Anyway – we do these things because making stuff from scratch and having a variety is healthier for us – and it might come in handy one day.

    #464487
    RobyneRobyne
    Member

    to Estimate what you need for a family I found this really good web-site

    http://www.thefoodguys.com/foodcalc.html

    I did ours last year with 5 adults and 1 child and it said we will need 825lbs of wheat. They say you need around a 1 ton of wheat a year for an average family.

    it also says I need 137lbs of flour so you can add that to the wheat.

    137lbs of corn meal

    137 lbs of oats

    275lbs of rice

    137lbs of pasta. Which can be added to wheat to make your own

    total 1648 lbs of grains

    LEGUMES

    165 dried beans

    26 lima beans

    55 soya beans

    26lbs lentils

    26lbs of dry soup mix

    total 324 lbs legumes

    FATS AND OILS

    22lbs of shortening

    11 gallons of Vegetable oil

    11 quarts of Mayo

    6 quarts of salad Dressing

    22lbs of peanut paste

    Total 138lbs of fat anf oils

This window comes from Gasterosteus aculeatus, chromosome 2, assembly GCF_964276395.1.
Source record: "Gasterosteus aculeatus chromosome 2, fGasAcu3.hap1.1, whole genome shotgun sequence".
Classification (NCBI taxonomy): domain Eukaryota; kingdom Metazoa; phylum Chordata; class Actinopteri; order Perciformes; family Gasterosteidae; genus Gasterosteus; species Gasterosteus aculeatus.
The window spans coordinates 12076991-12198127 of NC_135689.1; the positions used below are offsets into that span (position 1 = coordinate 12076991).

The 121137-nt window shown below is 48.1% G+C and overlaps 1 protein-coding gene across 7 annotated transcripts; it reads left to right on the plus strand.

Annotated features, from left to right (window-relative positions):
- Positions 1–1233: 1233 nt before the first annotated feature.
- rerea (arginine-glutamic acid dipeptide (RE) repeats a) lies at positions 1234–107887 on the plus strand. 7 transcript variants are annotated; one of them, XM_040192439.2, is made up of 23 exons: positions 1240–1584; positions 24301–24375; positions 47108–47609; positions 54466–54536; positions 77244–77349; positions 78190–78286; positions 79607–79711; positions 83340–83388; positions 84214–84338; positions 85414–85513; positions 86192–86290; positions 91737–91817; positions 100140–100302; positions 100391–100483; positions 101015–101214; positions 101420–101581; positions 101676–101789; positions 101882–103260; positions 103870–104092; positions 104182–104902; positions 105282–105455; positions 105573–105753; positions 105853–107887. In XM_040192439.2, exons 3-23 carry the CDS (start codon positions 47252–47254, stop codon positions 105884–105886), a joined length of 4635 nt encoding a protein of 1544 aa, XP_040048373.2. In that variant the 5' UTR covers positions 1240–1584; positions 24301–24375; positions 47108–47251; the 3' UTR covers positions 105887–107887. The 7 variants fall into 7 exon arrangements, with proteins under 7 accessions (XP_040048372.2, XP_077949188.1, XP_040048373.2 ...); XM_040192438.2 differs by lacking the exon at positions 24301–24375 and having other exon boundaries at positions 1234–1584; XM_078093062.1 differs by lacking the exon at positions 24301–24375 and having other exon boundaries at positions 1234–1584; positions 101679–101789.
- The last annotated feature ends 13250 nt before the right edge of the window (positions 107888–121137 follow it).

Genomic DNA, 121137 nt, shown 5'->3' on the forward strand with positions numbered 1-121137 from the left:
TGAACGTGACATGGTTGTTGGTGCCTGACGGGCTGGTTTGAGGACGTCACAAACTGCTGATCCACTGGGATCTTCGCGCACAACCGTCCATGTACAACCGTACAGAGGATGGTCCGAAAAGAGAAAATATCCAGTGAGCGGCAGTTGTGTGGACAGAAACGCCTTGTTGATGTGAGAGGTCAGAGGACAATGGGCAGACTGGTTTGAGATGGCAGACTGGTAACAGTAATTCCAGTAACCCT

MILK AND DAIRY

    330lbs of dry milk powder

    66 cans of evaporated milk

    71 lbs of other dairy

    TOtal 412 of milkand dairy

    SUGARS

    16lbs honey

    220lbs sugar

    16 lbs brown sugar

    6 lbs molasses

    16lbs of corn syrup

    16lbs jams

    33lbs of powdered fruit juice

    6 lbs geltine

    Toatal 329 lbs sugars

    COOKING ESSENTIALS

    6lbs of baking powder

    6lbs of bicarb

    3 lbs of yeast

    28 lbs of salt

    3 gallons of Vinegar

    WATER

    84 gallons water

    6 gallons bleach

    FRUITS

    220 lbs of apples

    220 Lbs Applesauce

    165 Lbs Banana chips

    192 lbs fruit mixture

    220 lbs fruit juice

    Total 1017 lbs of fruit and juices mainly in tins or jars

    VEGETABLES

    165 lbs corn

    165 lbs peas

    165 lbs green beans

    165 lbs carrots

    220 lbs potatoes

    28 lbs onions

    110 lbs tomatoes